They want total capitulation.

Students in the rest of the country must look at what's happening in Quebec in bewilderment. No doubt they can relate to concerns and even anger about rising tuitions and increased debt loads, but I doubt they can muster much sympathy for some of the more deplorable actions of the protesters.

That would include:

- smashing store windows and setting cars on fire;

- paralyzing the subway system and delaying the commute of thousands of working-class Montrealers who pay for the students' education with their taxes; and

- taunting a former Canadian soldier who risked his life in Afghanistan for seeking an injunction to permit him to attend a class at Laval.

The militants have been ordered by a judge to refrain from "intimidating and threatening" students who are trying to attend classes at schools behind protester "picket lines."

For many, the last straw in terms of any support they might have had for the radicals was their decision to allow former FLQ terrorist Paul Rose – convicted in the 1970 murder of Quebec labour minister Pierre Laporte – to give a rousing speech at one of their rallies.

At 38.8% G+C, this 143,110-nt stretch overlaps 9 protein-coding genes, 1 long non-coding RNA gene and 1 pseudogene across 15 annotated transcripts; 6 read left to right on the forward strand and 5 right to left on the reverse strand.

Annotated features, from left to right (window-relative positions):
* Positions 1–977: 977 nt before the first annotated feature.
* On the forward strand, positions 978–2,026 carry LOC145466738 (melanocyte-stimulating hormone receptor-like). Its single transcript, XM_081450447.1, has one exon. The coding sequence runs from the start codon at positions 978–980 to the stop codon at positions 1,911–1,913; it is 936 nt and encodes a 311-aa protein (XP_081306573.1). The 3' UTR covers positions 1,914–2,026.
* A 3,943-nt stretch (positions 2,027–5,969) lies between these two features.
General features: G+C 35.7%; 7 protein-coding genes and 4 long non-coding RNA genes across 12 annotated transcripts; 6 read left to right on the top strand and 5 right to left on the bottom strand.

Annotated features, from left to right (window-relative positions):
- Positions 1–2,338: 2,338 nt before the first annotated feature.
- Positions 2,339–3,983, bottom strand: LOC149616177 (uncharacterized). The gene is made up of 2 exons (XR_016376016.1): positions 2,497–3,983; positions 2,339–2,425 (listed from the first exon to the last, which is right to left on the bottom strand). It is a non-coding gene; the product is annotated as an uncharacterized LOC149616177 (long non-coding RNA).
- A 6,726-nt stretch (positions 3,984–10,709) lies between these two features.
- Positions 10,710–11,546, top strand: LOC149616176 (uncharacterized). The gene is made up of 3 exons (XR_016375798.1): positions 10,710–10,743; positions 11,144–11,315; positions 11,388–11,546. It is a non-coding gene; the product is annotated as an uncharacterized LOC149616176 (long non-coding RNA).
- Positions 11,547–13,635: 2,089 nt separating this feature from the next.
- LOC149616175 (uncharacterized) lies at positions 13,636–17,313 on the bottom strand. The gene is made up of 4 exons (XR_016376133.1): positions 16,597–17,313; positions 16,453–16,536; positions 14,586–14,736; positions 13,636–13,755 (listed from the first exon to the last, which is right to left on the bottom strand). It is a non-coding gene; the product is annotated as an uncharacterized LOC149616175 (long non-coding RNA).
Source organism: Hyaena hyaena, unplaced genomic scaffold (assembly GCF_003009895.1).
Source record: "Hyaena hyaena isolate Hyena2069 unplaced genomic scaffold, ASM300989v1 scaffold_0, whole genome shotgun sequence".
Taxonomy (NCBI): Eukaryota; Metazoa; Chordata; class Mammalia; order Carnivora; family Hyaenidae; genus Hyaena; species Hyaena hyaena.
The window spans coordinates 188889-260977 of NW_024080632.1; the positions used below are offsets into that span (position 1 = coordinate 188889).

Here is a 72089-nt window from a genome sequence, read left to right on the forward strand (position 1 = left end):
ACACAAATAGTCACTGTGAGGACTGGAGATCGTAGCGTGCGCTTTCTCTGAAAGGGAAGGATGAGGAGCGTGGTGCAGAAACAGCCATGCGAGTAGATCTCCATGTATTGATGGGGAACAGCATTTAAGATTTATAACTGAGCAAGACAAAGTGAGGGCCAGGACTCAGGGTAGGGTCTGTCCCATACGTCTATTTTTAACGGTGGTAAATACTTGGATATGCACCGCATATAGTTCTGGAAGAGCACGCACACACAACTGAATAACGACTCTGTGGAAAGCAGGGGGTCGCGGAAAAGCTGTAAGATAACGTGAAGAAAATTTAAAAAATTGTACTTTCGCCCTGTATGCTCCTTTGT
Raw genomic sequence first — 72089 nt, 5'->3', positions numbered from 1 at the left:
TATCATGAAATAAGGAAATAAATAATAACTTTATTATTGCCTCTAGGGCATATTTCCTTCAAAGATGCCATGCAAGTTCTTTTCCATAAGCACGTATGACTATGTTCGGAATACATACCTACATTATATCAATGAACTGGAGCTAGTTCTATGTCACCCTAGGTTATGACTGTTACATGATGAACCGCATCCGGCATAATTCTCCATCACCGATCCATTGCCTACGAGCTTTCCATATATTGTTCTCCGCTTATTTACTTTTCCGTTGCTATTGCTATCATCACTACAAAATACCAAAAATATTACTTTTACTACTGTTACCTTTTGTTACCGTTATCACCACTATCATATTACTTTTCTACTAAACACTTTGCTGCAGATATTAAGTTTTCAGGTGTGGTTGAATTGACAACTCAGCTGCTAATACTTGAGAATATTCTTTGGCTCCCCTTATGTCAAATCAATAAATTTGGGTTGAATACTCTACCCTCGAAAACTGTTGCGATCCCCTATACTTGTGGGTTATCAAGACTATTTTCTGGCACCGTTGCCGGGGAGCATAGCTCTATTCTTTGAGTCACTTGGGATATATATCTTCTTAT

Public support for the striking students is sinking inside Quebec. People have had enough. The government has made concessions and the students have made none. Instead, they talk about a "Quebec Spring" and liken their protests to uprisings in Syria, Egypt and Tunisia, where people died fighting for freedom.

The Quebec uprising is a farce, led a group of self-absorbed brats, basking in the glow of often fawning media attention. They are nothing more than spoiled kids demanding to have their way. It is time they are ignored until they stop their whining and grow up.

Gary Mason is a Globe and Mail national columnist.